© Copyright Policy - open-access
Related In: Results  -  Collection

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fig01: Antidepressant-like activity of Fingolimod in mice exposed to chronic unpredictable stress (CUS). The design of experiment #1 is shown in (A). Mice were exposed to CUS for 4 weeks, with 1 day of interval after the end of the third week for the analysis depressive-like behavior in the forced swim test (FST) and sucrose preference test (SPT). A four-week treatment with saline or Fingolimod (3 mg kg−1, once daily) was started at the beginning of the 4th week of CUS. Mice were killed 1 day after the last FST. Cumulative data of the FST in all unstressed and CUS (stressed) mice (n = 21 and 38, respectively) is shown in (B), where data (means + SEM) are expressed as the difference of immobility time (Δ) between values obtained at week 3 and time 0. *P < 0.05 (Student’s t-test; t(57) = 3.53) versus unstressed mice. Mice resilient (n = 13) and nonresilient (n = 25) to stress are shown in (C), where the cutoff value for resilience was considered <1 Standard Deviation Score (SDS) with respect to the mean value of immobility time in unstressed mice. SDS = (x − μ)/σ, where x = the immobility time of each CUS mouse; μ and σ = mean and SD of the immobility time in unstressed mice. The overall effect of Fingolimod on the immobility time in the FST is shown in (D), where data (means + SEM) are expressed as the difference of immobility time (Δ) between values obtained at week 7 and week 3. *P < 0.05 (Student’s t test; t(20) = 2.62) versus mice treated with saline (n = 9 and 13 mice treated with saline and Fingolimod, respectively). Mice responsive and not responsive to the antidepressant-like activity of Fingolimod are shown in (E), where the cutoff for drug response was considered ≤1 SDS with respect to the mean value of immobility time in CUS mice treated with saline. Absolute values of immobility time in nonresilient CUS mice treated with saline (n = 9) or Fingolimod (n = 13, divided into nine responders and four nonresponders) are shown in (F), where values are means + SEM. One-way ANOVA + Tukey’s t-test; F(2,19) = 12.86; P < 0.05; post hoc analysis: (*) P < 0.05 versus all other values. In (G), data obtained in responders and nonresponders to Fingolimod were combined and compared to data obtained in mice treated with saline. *P < 0.05 (Student’s t-test; t19 = 2.141).
Mentions: We have tested the antidepressant-like activity of fingolimod using two established models of depression in mice: (i) exposure to CUS; and (ii) chronic administration of corticosterone. In the CUS paradigm, we used two sets of mice, each including the following groups: (i) unstressed mice treated i.p. with saline or fingolimod (3 mg kg−1) for 4 weeks; and (ii) mice exposed to CUS daily for 4 weeks and chronically treated with saline or fingolimod (see above) starting after 3 weeks of CUS. The first set of mice (Fig.1A) was used for the assessment of depressive-like behavior in the forced swim test (FST) prior to the onset of CUS, at the end of the third week of CUS, and then 30 min after the last administration of saline or fingolimod. The sucrose preference test (SPT) was performed at baseline and after 3 weeks of CUS, 1 h after the FST. Mice were killed 24 h after the last FST session for biochemical analysis.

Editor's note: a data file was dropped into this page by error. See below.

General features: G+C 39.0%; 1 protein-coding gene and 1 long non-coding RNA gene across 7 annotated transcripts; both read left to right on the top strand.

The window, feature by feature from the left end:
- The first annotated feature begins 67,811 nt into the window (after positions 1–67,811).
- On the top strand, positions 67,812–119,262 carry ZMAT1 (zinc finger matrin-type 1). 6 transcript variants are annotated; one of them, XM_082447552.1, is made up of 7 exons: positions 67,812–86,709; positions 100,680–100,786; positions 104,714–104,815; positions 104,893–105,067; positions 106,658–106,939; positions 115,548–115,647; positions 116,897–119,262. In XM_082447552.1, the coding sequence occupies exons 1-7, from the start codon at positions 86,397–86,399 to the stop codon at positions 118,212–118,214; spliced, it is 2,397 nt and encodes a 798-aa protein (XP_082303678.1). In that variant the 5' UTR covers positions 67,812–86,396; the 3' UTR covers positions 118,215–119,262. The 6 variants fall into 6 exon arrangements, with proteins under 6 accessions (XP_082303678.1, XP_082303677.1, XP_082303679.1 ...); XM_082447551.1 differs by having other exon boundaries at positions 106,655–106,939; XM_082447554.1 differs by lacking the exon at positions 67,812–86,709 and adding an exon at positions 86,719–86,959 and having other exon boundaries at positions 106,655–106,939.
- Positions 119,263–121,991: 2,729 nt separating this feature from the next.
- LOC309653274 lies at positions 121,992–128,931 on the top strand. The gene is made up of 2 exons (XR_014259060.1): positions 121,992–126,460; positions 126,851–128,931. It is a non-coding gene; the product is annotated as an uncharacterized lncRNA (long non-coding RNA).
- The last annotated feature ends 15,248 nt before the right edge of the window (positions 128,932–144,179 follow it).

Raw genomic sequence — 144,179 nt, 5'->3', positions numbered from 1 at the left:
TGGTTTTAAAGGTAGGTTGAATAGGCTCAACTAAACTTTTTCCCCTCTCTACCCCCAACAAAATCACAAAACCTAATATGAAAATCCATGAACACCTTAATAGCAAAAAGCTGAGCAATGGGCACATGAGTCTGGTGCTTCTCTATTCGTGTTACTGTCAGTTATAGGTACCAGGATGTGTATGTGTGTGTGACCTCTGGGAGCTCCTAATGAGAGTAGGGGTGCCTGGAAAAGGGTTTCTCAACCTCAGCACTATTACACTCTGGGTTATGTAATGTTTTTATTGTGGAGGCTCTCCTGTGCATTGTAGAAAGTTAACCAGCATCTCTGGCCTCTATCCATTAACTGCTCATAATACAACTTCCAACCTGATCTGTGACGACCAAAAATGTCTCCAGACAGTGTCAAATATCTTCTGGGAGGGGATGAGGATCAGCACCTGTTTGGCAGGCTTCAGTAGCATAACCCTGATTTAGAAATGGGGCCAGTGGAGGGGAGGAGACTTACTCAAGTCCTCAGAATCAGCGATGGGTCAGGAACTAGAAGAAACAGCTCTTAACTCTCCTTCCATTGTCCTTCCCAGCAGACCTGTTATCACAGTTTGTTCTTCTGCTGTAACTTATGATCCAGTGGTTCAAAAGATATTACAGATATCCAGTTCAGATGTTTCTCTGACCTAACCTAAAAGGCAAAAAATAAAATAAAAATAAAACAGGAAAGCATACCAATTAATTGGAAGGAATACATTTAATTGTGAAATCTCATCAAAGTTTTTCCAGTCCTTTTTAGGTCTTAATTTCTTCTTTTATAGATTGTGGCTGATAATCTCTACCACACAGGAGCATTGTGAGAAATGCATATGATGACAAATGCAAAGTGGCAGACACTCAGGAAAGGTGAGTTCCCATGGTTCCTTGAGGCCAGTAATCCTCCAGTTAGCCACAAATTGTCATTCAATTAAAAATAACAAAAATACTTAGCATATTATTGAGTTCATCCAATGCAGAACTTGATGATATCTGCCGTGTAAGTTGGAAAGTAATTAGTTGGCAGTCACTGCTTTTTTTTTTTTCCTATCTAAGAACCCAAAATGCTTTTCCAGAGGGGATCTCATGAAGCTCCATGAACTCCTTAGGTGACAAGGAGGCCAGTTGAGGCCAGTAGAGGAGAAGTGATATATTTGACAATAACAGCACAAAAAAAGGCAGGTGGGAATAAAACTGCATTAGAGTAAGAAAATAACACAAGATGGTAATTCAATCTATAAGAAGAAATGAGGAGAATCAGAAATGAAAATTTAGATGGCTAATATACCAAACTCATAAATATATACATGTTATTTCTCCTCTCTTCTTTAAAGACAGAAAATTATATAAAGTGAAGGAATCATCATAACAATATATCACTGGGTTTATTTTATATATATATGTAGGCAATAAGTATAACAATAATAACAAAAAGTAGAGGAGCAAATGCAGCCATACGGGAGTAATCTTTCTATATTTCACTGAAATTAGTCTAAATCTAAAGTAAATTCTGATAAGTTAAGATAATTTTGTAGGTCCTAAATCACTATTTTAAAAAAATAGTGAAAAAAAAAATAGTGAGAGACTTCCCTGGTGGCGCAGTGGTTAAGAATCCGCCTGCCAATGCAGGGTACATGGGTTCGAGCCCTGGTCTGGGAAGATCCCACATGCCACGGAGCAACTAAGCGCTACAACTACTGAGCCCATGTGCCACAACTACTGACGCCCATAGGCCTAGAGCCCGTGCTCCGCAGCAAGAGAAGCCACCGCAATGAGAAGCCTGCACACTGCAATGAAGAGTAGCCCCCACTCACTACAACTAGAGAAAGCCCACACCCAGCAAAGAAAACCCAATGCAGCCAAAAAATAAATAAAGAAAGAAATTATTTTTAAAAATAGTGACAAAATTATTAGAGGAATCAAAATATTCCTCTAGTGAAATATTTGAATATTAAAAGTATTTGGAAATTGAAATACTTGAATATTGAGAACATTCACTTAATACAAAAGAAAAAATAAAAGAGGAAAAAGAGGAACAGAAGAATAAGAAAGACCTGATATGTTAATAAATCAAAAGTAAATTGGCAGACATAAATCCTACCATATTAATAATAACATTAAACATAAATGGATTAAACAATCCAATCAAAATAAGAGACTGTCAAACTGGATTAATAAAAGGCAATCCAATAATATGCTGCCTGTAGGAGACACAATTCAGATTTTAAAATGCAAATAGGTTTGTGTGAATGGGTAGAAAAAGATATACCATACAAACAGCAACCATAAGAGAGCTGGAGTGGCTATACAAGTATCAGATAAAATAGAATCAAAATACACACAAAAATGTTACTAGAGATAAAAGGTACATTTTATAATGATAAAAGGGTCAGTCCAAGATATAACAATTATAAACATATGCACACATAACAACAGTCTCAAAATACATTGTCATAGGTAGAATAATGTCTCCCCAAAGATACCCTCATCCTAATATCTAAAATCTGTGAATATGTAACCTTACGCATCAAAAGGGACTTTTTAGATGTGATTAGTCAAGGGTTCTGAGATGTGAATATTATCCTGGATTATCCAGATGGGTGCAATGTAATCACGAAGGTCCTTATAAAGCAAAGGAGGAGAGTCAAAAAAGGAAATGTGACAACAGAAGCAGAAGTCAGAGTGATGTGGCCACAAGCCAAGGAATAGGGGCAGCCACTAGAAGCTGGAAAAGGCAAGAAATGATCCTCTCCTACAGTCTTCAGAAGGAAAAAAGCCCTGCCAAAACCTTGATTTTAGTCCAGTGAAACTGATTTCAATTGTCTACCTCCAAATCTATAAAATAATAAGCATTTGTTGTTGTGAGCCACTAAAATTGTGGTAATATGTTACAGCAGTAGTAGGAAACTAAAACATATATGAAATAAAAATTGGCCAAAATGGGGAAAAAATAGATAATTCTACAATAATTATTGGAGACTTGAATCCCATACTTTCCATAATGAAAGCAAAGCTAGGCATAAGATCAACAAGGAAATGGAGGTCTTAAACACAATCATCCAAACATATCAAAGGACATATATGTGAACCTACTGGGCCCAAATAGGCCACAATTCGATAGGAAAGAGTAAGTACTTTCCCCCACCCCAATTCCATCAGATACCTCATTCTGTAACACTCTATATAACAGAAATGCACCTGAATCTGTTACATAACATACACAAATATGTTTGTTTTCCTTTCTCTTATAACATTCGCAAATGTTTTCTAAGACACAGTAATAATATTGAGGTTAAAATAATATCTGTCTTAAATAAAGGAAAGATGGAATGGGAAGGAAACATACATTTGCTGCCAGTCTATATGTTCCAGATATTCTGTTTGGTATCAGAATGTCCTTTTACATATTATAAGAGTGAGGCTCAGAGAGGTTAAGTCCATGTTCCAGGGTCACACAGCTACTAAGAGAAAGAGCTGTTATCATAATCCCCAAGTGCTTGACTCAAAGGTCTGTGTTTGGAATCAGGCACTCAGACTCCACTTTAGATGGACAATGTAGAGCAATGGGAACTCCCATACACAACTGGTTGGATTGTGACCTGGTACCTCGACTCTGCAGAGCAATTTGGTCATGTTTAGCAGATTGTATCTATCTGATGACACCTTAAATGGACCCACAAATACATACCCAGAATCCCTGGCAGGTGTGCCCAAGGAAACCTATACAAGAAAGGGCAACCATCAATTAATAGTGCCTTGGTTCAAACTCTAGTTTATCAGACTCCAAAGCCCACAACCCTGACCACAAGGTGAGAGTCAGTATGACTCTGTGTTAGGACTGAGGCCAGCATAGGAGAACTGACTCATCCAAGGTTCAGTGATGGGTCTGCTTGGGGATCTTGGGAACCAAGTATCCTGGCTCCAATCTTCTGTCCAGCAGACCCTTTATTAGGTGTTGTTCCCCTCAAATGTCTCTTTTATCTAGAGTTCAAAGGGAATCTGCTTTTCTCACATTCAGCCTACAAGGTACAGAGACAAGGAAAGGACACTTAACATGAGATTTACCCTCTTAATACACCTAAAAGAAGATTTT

Bottom Line: This treatment also caused anxiogenic-like effects in the social interaction test without affecting anxiety-like behavior in the elevated plus maze or spatial learning in the water maze.CUS mice showed reduced BDNF levels and enhanced HDAC2 levels in the hippocampus.These findings show for the first time that fingolimod exerts antidepressant-like effect acting in a "disease-dependent" manner, and raise the interesting possibility that the drug could relieve depressive symptoms in MS patients independently of its disease-modifying effect on MS.

View Article: PubMed Central - PubMed

Affiliation: Department of Physiology and Pharmacology, University Sapienza of Rome Rome, Italy.

ABSTRACT
Recent findings indicate that fingolimod, the first oral drug approved for the treatment of multiple sclerosis (MS), acts as a direct inhibitor of histone deacetylases (HDACs) and enhances the production of brain-derived neurotrophic factor (BDNF) in the CNS. Both mechanisms are relevant to the pathophysiology and treatment of major depression. We examined the antidepressant activity of fingolimod in mice subjected to chronic unpredictable stress (CUS), a model of reactive depression endowed with face and pharmacological validity. Chronic treatment with fingolimod (3 mg kg(-1), i.p., once a day for 4 weeks) reduced the immobility time in the forced swim test (FST) in a large proportion of CUS mice. This treatment also caused anxiogenic-like effects in the social interaction test without affecting anxiety-like behavior in the elevated plus maze or spatial learning in the water maze. CUS mice showed reduced BDNF levels and enhanced HDAC2 levels in the hippocampus. These changes were reversed by fingolimod exclusively in mice that showed a behavioral response to the drug in the FST. Fingolimod treatment also enhanced H3 histone K14-acetylation and adult neurogenesis in the hippocampus of CUS mice. Fingolimod did not affect most of the parameters we have tested in unstressed control mice. The antidepressant-like activity of fingolimod was confirmed in mice chronically treated with corticosterone. These findings show for the first time that fingolimod exerts antidepressant-like effect acting in a "disease-dependent" manner, and raise the interesting possibility that the drug could relieve depressive symptoms in MS patients independently of its disease-modifying effect on MS.

No MeSH data available.


Related in: MedlinePlus